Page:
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იტალიის სასამართლომ ტელეფონისგან გამოწვეული სიმსივნის არსებობა დაადასტურა

ROME | OCT. 2012 — AN RETIRED ITALIAN BUSINESSMAN WON THE RIGHT TO WORKER’S COMPENSATION FOR A BRAIN TUMOR HE DEVELOPED WHILE WORKING. ITALY’S HIGHEST COURT RULED THAT THE TUMOR WAS CAUSED BY THE CELLPHONE HE HELD TO HIS EAR FOR HOURS DAILY.

Innocente Marcolini, whose face is partially paralyzed, argued that using cell and portable phones six hours a day for 12 years while dealing with clients in China and elsewhere overseas caused the tumor on the trigeminal nerve in his head.

His lawyers presented doctors who testified that excessive cell phone use increases risk of such tumors.

Oncologist and professor of environmental mutagenesis Angelo Gino Levis, who gave evidence during the court hearing, said that the ruling was “extremely important.”

“Finally a correlation has been officially recognized between electromagnetic waves and development of tumors in spite of the anti-alarmist propaganda and research financed by mobile phone manufacturers,” Levis told the Corriere. He stressed that after working on several case studies the relationship between the use of mobile phones and the increased risk of brain tumors is proven.

18.12.2018
Time: პედიატრების დასკვნით მობილური ტელეფონების რადიაციის სტანდარტების საკითხი უნდა გადაიხედოს

It’s been 18 years since the U.S. government assessed the standards for cell phone radiation. That was back in 1996, long before the practice of giving your big kid a cell phone became as common as giving your little kid a bath. Both cell-phone technology and cell-phone use have changed in the interim, which is why last week the American Academy of Pediatrics (AAP) urged the Federal Communications Commission (FCC) to reconsider its radiation standards.

Current guidelines specify that the specific absorption rate (SAR) — the amount of radiofrequency (RF) energy absorbed by the body when using a cell phone — can’t exceed 1.6 watts per kilogram. The standard tells cell-phone makers how much radiation their products are allowed to emit. This all sounds pretty technical; why, you may wonder, is the AAP getting involved in deliberations over RF and SARs? It comes down to children’s health and well-being, writes AAP President Dr. Robert Block, who notes that standards are based on the impact of exposure on an adult male, not on women or kids:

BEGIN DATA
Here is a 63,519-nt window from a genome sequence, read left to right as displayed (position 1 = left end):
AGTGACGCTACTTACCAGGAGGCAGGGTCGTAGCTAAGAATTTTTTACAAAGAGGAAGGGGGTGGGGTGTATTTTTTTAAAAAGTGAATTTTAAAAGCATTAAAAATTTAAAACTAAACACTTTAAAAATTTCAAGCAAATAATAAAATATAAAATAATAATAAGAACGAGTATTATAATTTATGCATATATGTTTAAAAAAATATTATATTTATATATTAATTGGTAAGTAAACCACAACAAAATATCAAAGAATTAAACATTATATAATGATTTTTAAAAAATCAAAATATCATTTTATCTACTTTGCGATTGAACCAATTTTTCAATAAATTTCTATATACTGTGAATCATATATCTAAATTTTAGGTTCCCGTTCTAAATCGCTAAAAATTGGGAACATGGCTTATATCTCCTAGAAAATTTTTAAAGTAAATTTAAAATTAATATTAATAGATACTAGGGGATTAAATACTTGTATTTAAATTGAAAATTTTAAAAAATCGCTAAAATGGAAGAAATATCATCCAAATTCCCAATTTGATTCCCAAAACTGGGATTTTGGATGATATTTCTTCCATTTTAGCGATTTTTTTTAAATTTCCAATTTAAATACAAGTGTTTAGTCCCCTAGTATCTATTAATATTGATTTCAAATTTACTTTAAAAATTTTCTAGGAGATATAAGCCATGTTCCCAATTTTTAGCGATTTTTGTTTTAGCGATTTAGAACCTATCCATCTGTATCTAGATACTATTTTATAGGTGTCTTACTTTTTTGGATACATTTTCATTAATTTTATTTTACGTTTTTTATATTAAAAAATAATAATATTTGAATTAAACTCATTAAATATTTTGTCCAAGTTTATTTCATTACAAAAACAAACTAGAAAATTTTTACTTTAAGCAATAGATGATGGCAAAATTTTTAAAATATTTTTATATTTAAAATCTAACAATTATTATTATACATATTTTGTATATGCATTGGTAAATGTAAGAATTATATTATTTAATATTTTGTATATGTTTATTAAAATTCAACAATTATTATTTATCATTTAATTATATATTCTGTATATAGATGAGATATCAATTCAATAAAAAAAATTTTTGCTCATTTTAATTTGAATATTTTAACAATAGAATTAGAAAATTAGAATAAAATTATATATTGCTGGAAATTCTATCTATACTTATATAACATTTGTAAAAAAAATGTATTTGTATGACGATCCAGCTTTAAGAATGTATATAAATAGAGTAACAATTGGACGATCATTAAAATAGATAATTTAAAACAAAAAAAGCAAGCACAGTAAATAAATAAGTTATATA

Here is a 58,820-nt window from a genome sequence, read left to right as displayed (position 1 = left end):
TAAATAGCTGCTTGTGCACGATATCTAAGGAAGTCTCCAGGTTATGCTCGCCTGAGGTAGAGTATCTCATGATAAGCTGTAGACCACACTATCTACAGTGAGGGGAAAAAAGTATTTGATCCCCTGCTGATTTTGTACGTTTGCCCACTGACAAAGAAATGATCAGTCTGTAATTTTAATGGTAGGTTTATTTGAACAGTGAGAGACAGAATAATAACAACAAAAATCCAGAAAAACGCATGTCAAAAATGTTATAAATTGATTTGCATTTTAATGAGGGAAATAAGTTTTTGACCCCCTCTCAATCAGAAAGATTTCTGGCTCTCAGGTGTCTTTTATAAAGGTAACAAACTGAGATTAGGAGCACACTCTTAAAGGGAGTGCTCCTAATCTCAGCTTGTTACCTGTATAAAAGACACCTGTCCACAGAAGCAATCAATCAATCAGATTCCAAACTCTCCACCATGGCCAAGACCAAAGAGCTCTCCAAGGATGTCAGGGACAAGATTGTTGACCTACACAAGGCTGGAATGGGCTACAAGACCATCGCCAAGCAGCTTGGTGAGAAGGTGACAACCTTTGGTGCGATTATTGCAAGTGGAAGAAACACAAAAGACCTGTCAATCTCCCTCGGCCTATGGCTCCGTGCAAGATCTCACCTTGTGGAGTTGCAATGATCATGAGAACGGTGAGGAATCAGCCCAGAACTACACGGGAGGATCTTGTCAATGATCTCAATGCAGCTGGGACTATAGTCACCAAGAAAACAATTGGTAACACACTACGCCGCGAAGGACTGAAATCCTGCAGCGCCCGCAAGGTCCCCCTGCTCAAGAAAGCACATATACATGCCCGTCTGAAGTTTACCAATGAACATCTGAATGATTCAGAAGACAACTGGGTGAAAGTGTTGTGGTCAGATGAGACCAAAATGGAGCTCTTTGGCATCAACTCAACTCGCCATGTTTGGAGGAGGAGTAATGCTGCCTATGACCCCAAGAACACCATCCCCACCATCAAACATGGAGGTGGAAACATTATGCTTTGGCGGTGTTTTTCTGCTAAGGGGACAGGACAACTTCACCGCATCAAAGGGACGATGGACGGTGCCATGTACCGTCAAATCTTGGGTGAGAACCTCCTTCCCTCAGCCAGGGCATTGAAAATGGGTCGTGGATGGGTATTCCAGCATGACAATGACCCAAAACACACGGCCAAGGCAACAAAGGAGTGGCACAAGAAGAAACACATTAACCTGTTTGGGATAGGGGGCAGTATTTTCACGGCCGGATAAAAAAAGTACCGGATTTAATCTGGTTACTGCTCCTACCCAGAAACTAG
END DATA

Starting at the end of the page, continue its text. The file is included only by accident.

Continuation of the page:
Children, however, are not little adults and are disproportionately impacted by all environmental exposures, including cell phone radiation. In fact, according to [the International Agency for Research on Cancer], when used by children, the average RF energy deposition is two times higher in the brain and 10 times higher in the bone marrow of the skull, compared with mobile phone use by adults.

Read more at Time.com

10.12.2018
მკვლევარები ამტკიცებენ, რომ მობილურ ტელეფონებს მამაკაცის სპერმის ხარისხის შეცვლა შეუძლიათ

(CNN) -- Keeping a cell phone on talk mode in a pocket can decrease sperm quality, according to new research from the Cleveland Clinic.

"We believe that these devices are used because we consider them very safe, but it could cause harmful effects due to the proximity of the phones and the exposure that they are causing to the gonads," says lead researcher Ashok Agarwal, the Director of the Center for Reproductive Medicine.